One concern committee members raised Wednesday about Slama’s approach was the higher cost to taxpayers compared with Brewer’s approach. Slama proposed some changes Thursday to address the cost, but a committee staffer said the amendment was still projected to cost more than $20 million (down from $23.6 million), compared with $1.8 million for Brewer’s amendment. Slama disagreed with both estimates on her proposal.

‘A narrower focus’

Brewer had urged the committee to keep broader proposals to reform Nebraska elections out of the voter ID bill and hew instead to the “mission” of deciding how the state will check IDs and how to design the ID checks in ways that follow state and federal law and election case law.

Signs direct voters at an Omaha polling place in a church basement. (Aaron Sanderford/Nebraska Examiner)

A lawyer working for the committee said Thursday that the Brewer amendment follows the law and court precedent but expressed concerns about the Slama amendment. 

Slama said her proposal had been undermined at all turns with lies, secret meetings and direct attacks. She again blamed Secretary of State Bob Evnen, whom she described as “lazy.” 

Evnen this week defended his office’s work and said the choice is the Legislature’s alone on deciding how to implement voter ID. His office’s audit of Nebraska’s 2022 election found no instances of fraud. 

Brewer’s amendment was backed by 92 of 93 county election officials. The lone exception: Sarpy County Election Commissioner Emily Ethington, Slama’s sister.

Reached Thursday evening, Evnen, who has supported voter ID, said the committee amendment was a “serviceable and lawful approach to voter ID that Nebraskans can support.”

He said adopting a bill this session would make it much more likely for the state to be able to implement voter ID in time for the 2024 presidential election.

“Name-calling, personal attacks and false accusations don’t help the process,” he said.

‘Every Who’s Who in the Zoo’

Brewer defended his committee’s work and its decision to stop pursuing an amendment Slama could support. He said her compromise amendment kept changing, including a new version filed Thursday that removed the requirement that localities plan for how they’d provide IDs.

“We just kept trying to find that magical place where we’re able to do what we were directed to do by the people and still meet the needs of the introducer,” he said. “And that was a process.”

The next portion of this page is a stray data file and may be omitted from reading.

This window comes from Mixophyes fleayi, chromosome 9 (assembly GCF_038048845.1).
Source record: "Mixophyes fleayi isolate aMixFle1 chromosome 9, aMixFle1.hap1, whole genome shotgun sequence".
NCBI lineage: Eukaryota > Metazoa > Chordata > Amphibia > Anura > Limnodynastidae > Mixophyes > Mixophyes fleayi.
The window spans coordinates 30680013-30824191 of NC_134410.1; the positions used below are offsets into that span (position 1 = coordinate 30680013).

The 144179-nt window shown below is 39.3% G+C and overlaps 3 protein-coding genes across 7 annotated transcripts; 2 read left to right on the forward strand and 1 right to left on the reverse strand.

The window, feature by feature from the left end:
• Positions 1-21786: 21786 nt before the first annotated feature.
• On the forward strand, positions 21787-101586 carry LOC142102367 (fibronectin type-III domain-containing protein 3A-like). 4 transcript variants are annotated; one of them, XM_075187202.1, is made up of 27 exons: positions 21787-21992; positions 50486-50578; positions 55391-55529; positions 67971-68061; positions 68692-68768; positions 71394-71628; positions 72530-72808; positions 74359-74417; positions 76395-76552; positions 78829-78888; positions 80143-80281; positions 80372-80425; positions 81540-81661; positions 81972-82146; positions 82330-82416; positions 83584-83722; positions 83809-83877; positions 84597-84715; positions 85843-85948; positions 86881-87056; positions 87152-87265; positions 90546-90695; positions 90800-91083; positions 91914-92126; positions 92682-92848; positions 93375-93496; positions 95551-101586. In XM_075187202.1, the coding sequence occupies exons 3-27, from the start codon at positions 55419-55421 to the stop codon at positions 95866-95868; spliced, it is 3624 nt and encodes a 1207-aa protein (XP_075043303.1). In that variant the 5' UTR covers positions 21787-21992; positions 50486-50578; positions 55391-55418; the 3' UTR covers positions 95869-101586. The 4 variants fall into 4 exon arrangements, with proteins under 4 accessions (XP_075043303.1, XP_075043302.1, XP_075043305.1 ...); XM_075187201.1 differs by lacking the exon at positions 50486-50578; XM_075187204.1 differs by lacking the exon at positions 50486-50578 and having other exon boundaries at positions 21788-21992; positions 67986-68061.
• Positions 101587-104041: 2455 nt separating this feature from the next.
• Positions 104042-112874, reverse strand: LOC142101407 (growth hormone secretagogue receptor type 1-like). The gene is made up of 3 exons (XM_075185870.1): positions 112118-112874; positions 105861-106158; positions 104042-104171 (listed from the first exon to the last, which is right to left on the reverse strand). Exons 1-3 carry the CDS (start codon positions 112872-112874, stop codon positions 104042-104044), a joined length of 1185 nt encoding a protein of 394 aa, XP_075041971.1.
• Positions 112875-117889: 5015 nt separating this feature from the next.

He said he and Slama met with “every Who’s Who in the Zoo,” the secretary of state, the attorney general, the governor’s chief of staff and Speaker of the Legislature John Arch. They discussed a dozen versions of the bill over 100 days, Brewer said.

“It wasn’t for lack of effort, and it wasn’t because we didn’t want to have that bill become the law,” he said. “There’s a point where you run out of time.”

Brewer said he sought input at Wednesday’s hearing from the Secretary of State’s Office because he wanted the committee to hear from the officials the bill would impact.  

“I said I would agree to re-do the exec, because I wanted it to be a vote that didn’t have any controversy as to how things were done,” he said. “I agreed to that.”

Next steps

Floor debate on LB 535 is expected to start next week. Slama has filed an amendment that may give her a chance to regain control of the bill.

She also filed an amendment on LB 514. Gutting that bill and amending Brewer’s proposal into it is the committee’s backup plan if Slama succeeds at killing LB 535. But Slama’s amendment on LB 514 sits behind one from State Sen. Danielle Conrad of Lincoln, a committee member who supported the Brewer amendment.

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Aaron Sanderford
Aaron Sanderford

Political reporter Aaron Sanderford has tackled various news roles in his 20-plus year career. He has reported on politics, crime, courts, government and business for the Omaha World-Herald and Lincoln Journal-Star. He also worked as an assignment editor and editorial writer. He was an investigative reporter at KMTV.